Whether you are a landlord, homeowner or tenant, it’s always important to keep an eye on the Cardiff property market, not just from your point of view, but also from every player’s point of view. Over the last 12 months, 4,560 properties have sold (and completed) in Cardiff, worth £989.4m. Interestingly the number of properties changing hands in Cardiff has also dropped when compared to a decade ago.

It might surprise you that first time buyers in 2017 will benefit from a slight decline in Cardiff buy-to-let investors.

Those looking to buy a home in the spring and summer of 2017 will face a far less competitive Cardiff property market than the same time of year in 2016, when the urgency to beat the buy-to-let stamp duty hike was in full swing.

Many landlords brought forward their purchases to beat the tax, and since then, the number of buy-to-let purchases has dropped slightly. First time buyers have taken advantage of that and have increased their buying. In fact, looking at the Bank of England figures, this is what UK lenders have lent on buy-to-let properties versus first time buyers over the last 12 months  …

Q4 2015 – £1bn buy-to-let mortgages vs £1.31bn for first time buyers

Q1 2016 – £1.35bn buy-to-let mortgages vs £1.08bn for first time buyers

Q2 2016 – £760m buy-to-let mortgages vs £1.28bn for first time buyers

Q3 2016 – £827m buy-to-let mortgages vs £1.42bn for first time buyers

When looking at the figures for Cardiff itself, first time buyers have borrowed more than £219.1m in the last 12 months to buy their first home. This is a ringing endorsement of their confidence in their jobs and the local Cardiff economy. Those 20 and 30 something’s who are considering being first time buyers in 2017 will find that the number of properties on the market has never been as good as it has for quite a while, meaning you have more choice of properties and less competition from so many buy-to-let landlords than a year ago.

Rightmove announced nationally that new seller enquiries are 26% up on the same time last year giving the stoutest indication that we may see a slight ease in the lack of properties on the market. When I look at the Cardiff market, at this moment in time there are an impressive 2,517 properties for sale, (so lots of choice). All this will be welcome news amongst Cardiff first-time buyers with a combination of a proportional reduction in new investors and landlords.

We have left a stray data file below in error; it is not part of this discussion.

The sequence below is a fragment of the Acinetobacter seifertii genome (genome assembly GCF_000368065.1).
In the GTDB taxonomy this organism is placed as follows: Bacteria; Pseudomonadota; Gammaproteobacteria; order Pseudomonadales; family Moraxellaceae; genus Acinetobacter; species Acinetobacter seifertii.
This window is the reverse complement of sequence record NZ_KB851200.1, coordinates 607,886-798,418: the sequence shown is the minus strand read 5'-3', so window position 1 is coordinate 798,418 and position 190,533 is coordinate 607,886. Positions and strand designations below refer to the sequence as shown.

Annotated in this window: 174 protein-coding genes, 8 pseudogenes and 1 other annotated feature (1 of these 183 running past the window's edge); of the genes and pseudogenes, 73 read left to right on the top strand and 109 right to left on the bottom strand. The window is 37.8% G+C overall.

2017 will be an interesting year for all homeowners, be they buy-to-let landlords, existing homeowners or future homeowners.

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2 Bed Maisonette in Canton

Hi Everyone,

I hope you are all tucked away from storm Doris today!

On my daily browse on Zoopla this morning this lovely 2 bed maisonette in Canton attracted my attention. It looks in a great condition and could make an easy rental that is ready for tenants to move in to straight away. Located in the heart of Canton it is close to the local amenities of Cowbridge Road.

The other thing I like about this property is that it has an allocaed parking space which is within the gated development. It has just come on the market with Allen and Harris for £135,000 which seems like a fair price to me!

http://www.zoopla.co.uk/for-sale/details/43051991

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With 7,012 people in Private Rented Properties in Cardiff Bay – Should you still be investing in Cardiff Bay Buy To Let?

If I were a buy to let landlord in Cardiff Bay today, I might feel a little bruised by the assault made on my wallet after being (and continuing to be) ransacked over the last 12 months by HM Treasury’s tax changes on buy to let. To add insult to injury, Brexit has caused a tempering of the Cardiff Bay property market with property prices not increasing by the levels we have seen in the last few years. I think we might even see a very slight drop in property prices this year and, if Cardiff Bay property prices do drop, the downside to that is that first time buyers could be attracted back into the Cardiff Bay property market; meaning less demand for renting (meaning rents will go down). Yet, before we all run for the hills, all these things could be serendipitous to every Cardiff Bay landlord, almost a blessing in disguise.

Cardiff Bay has a population of 13,464, so when I looked at the number of people who lived in private rented accommodation, the numbers astounded me …

Cardiff Bay – Accommodation Type and the Number of Occupiers
Owned outright – Cardiff Bay Owned with a mortgage – Cardiff Bay Shared ownership (part owned and part rented) – Cardiff Bay Social rented (aka Council Housing) –  Cardiff Bay Private rented – Cardiff Bay Living rent free – Cardiff Bay
1,131 2,329 109 2,602 7,012 281
8.4% 17.3% 0.8% 19.3% 52.1% 2.1%

Yields will rise if Cardiff Bay property prices fall, which will also make it easier to obtain a buy to let mortgage, as the income would cover more of the interest cost. If property values were to level off or come down that could help Cardiff Bay landlords add to their portfolio. Rental demand in Cardiff Bay is expected to stay solid and may even see an improvement if uncertainty is protracted. However, there is something even more important that Cardiff Bay landlords should be aware of: the change in the anthropological nature of these 20 something potential first time buyers.